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Fania Davis, Ph.D

social justice activist

FaniaDavis-350x400

Fania Davis, Ph.D

social justice activist

Biography

Dr. Davis, co-founder and director of Restorative Justice for Oakland Youth (RJOY), a national thought leader in the field, she is a long-time social justice activist, a restorative justice scholar and professor, and a civil rights attorney with a Ph.D. in indigenous knowledge. Coming of age in Birmingham, Alabama during the social ferment of the civil rights era, the murder of two close childhood friends in the 1963 Sunday School bombing crystallized within Dr. Davis a passionate commitment to social transformation.
For the next decades, she was active in the civil rights, Black liberation, women’s, prisoners’, peace, socialist, anti-imperialist, anti-racial violence and antiapartheid movements. After receiving her law degree from University of California, Berkeley in 1979, Dr. Davis practiced almost 27 years as a civil rights trial lawyer with a subspecialty in academic discrimination. During the late 1990’s, she entered a Ph.D. program in indigenous studies at the California Institute of Integral Studies, and apprenticed with traditional healers around the globe, particularly in Africa.
Dr. Davis has since taught Restorative Justice and Indigenous Peacemaking at graduate and undergraduate levels. She has also served as counsel to the International Council of Thirteen Indigenous Grandmothers.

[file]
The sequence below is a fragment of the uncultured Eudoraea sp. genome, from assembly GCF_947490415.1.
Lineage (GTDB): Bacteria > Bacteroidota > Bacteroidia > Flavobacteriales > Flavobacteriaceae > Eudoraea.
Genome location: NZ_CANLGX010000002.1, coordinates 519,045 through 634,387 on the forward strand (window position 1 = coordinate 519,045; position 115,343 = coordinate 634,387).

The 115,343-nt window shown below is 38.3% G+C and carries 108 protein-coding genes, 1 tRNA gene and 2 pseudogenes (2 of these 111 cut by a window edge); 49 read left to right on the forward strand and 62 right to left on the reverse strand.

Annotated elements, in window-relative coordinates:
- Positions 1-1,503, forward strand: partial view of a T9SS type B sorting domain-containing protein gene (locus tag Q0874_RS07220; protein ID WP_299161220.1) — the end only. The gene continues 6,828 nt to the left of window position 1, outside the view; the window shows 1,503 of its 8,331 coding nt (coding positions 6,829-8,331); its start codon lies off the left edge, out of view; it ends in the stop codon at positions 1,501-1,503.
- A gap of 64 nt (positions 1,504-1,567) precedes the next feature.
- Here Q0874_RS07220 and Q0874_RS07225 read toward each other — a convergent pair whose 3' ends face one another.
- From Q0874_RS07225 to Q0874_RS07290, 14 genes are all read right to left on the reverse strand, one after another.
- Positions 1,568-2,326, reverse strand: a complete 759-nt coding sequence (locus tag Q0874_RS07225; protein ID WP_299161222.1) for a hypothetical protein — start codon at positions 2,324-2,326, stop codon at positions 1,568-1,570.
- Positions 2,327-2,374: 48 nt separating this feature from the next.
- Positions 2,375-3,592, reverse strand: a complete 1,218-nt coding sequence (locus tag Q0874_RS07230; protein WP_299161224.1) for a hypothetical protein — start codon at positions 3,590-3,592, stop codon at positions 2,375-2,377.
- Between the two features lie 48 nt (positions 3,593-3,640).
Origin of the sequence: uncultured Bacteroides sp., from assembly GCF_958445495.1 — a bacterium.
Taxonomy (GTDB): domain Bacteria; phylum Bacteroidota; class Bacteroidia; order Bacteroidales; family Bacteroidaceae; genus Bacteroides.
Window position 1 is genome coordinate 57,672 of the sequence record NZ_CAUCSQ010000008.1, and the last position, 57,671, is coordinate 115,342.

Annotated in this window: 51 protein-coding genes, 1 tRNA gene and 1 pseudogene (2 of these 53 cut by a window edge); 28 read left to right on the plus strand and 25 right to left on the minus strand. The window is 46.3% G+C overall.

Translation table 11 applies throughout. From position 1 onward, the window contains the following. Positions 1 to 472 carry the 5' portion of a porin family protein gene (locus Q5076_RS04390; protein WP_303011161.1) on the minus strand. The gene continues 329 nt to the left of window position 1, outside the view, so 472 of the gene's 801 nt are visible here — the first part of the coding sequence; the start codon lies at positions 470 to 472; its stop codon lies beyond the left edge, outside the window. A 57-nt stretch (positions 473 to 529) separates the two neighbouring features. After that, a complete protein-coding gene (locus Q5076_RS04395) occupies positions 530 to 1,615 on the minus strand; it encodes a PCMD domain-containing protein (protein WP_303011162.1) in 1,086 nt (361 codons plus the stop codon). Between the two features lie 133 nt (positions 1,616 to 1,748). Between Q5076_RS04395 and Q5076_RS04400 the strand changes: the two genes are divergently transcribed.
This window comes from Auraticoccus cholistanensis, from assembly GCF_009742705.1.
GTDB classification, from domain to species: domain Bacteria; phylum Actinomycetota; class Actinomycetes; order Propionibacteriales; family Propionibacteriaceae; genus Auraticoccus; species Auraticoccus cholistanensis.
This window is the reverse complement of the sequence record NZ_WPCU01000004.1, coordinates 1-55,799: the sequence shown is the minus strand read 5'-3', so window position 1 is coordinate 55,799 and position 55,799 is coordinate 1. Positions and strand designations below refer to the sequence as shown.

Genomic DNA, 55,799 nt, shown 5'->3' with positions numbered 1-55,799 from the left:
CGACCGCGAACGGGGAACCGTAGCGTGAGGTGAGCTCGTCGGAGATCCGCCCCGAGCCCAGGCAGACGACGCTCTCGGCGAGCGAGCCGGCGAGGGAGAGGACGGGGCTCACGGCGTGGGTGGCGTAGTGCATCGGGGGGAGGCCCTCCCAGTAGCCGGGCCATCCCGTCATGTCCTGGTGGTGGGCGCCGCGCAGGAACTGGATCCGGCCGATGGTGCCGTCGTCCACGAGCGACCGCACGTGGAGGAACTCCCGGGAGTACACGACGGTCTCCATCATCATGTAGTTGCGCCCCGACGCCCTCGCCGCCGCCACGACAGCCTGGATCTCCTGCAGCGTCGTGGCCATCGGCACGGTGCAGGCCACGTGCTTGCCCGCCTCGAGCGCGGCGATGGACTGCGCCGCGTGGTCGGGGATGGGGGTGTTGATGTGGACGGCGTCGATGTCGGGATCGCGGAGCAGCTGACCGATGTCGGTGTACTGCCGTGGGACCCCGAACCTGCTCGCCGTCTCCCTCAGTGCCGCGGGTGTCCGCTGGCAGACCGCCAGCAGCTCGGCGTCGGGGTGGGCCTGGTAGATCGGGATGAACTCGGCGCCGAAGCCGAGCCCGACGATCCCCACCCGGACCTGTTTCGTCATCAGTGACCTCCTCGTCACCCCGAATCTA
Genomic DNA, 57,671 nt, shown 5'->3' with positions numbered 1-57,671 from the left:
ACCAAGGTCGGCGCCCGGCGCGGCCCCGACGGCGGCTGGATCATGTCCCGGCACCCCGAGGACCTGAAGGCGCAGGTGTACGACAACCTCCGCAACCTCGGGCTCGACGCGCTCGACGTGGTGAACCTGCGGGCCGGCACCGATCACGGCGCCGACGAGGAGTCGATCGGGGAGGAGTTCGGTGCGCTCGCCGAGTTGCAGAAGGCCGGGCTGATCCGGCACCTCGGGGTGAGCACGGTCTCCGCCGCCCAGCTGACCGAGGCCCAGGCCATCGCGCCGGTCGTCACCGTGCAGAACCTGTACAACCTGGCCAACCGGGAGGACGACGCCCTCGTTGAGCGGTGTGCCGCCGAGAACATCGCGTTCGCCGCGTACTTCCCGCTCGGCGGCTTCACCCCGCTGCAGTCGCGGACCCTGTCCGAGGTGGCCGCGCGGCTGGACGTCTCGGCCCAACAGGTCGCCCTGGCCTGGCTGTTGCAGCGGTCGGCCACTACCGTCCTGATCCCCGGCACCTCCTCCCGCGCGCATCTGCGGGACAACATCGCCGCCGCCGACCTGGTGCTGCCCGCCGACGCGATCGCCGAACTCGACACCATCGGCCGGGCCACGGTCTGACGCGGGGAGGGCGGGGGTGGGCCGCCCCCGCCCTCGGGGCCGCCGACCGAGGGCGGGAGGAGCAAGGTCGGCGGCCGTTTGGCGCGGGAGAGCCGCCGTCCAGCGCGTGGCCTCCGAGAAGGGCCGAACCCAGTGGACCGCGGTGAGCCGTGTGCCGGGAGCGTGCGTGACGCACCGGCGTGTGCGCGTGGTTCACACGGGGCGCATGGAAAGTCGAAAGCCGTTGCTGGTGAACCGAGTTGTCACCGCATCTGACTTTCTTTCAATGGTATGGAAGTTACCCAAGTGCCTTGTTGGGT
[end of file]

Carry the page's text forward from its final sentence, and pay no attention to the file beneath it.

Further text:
Dr. Davis speaks and writes on the subjects of School-Based Restorative Justice, Race and Restorative Justice, the Indigenous Roots of Restorative Justice, Social Justice and Restorative Justice, Truth and Reconciliation, Youth-based Restorative Justice, the School-to-Prison Pipeline, Mass Incarceration, and other topics.
Numerous honors include the Ubuntu Service to Humanity award, the Maloney award recognizing exceptional contributions in youth-based restorative justice, World Trust’s Healing Justice award, the Tikkun (Repair the World) Award, the Bioneer’s Changemaker Award, and the LaFarge Social Justice Award. She is also a Woodrow Wilson Fellow.
The Los Angeles Times named Dr. Davis a “New Civil Rights Leader of the 21st Century”. She is a mother, grandmother, dancer, and yoga and qigong practitioner.